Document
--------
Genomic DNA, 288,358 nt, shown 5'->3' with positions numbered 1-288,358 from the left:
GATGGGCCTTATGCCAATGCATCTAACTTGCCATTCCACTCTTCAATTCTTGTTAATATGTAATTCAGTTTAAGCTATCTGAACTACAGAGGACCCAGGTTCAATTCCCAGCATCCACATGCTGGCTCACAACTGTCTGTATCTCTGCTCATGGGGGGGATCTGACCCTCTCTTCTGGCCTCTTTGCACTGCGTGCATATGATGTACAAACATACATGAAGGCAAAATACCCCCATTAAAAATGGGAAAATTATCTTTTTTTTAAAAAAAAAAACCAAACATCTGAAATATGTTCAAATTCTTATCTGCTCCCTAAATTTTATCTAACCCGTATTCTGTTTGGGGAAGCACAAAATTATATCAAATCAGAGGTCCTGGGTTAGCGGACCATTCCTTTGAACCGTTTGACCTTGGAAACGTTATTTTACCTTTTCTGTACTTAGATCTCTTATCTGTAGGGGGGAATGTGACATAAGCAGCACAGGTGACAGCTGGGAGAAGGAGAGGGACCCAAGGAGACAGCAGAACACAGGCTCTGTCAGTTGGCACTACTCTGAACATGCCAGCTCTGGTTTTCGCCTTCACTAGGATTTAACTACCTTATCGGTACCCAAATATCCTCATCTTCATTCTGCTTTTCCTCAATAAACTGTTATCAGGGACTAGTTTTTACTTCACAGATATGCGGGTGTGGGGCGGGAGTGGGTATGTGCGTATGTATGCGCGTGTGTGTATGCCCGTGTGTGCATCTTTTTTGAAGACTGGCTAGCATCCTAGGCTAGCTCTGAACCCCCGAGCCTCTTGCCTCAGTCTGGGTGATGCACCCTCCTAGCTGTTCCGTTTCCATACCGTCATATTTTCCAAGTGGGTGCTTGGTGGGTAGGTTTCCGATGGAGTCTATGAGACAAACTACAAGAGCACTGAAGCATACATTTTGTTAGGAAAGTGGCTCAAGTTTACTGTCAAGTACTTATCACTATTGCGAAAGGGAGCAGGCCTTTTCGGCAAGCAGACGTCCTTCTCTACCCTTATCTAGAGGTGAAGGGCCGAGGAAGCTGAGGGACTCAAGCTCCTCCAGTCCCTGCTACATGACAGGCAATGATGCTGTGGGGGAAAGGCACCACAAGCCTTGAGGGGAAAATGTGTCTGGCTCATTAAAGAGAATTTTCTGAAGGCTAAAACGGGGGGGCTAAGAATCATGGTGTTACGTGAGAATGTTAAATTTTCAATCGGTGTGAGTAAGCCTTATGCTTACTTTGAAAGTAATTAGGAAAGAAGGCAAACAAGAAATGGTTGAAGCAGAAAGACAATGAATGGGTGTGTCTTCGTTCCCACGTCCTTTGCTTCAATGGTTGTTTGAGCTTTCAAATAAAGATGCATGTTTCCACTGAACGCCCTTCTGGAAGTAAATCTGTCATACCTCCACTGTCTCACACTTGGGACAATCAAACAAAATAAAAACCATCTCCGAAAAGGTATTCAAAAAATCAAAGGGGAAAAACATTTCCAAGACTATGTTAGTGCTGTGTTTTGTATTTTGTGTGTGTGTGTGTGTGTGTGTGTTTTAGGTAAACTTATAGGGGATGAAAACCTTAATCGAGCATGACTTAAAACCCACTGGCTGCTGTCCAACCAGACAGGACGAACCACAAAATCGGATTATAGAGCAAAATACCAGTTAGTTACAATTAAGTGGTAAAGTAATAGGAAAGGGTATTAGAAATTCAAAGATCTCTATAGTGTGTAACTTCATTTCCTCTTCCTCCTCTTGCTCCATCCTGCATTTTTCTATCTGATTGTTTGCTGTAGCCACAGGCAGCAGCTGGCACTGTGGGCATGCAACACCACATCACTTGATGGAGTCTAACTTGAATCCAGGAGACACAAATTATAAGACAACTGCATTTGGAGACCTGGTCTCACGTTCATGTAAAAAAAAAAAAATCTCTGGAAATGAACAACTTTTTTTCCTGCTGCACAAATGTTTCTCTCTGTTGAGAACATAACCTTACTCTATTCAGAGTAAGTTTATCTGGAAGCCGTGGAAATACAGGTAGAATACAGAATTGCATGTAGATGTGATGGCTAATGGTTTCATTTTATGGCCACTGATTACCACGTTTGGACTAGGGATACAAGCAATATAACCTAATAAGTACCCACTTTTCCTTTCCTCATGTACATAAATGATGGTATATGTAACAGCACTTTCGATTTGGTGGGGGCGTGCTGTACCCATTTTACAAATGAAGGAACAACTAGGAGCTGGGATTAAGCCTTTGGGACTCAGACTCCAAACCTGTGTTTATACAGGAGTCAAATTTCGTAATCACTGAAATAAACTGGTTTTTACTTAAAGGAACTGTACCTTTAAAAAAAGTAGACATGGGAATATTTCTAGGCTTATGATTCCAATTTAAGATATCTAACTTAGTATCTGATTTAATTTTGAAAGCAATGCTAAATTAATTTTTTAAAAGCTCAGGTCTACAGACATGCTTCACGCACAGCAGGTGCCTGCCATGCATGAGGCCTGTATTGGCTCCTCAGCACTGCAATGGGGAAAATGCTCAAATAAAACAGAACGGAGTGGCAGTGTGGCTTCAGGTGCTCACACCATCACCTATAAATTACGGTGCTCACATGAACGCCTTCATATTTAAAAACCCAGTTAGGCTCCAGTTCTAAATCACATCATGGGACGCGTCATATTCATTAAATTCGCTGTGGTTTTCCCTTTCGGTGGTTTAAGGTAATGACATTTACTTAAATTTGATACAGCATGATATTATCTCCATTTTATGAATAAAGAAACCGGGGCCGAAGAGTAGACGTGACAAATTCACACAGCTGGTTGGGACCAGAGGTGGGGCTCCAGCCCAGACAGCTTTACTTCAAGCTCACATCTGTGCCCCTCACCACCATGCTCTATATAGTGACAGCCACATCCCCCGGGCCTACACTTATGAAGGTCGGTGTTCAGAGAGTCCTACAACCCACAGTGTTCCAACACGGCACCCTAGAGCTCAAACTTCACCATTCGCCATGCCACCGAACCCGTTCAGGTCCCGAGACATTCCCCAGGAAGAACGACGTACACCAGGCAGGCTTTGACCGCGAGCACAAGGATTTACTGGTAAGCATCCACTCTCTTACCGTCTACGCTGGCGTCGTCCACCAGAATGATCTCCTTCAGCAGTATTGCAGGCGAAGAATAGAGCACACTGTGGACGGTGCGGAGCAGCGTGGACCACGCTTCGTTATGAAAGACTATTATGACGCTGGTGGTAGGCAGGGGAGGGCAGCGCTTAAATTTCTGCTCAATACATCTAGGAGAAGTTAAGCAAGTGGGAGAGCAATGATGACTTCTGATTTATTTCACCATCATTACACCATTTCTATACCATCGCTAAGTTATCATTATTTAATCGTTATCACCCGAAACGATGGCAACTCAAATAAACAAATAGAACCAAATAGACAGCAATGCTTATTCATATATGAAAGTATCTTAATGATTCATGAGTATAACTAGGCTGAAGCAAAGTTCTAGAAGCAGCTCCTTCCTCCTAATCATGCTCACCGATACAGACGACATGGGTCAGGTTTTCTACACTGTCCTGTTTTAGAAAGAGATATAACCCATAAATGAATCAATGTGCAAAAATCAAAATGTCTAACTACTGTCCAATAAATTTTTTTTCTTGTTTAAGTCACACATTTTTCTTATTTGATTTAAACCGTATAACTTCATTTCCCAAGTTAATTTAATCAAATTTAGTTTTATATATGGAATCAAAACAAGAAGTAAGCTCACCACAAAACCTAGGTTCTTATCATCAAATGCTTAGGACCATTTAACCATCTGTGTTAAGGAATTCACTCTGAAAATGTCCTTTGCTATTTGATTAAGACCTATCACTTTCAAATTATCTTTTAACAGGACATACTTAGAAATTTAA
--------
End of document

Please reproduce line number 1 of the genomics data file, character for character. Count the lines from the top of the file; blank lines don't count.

Genomic DNA, 288,358 nt, shown 5'->3' with positions numbered 1-288,358 from the left: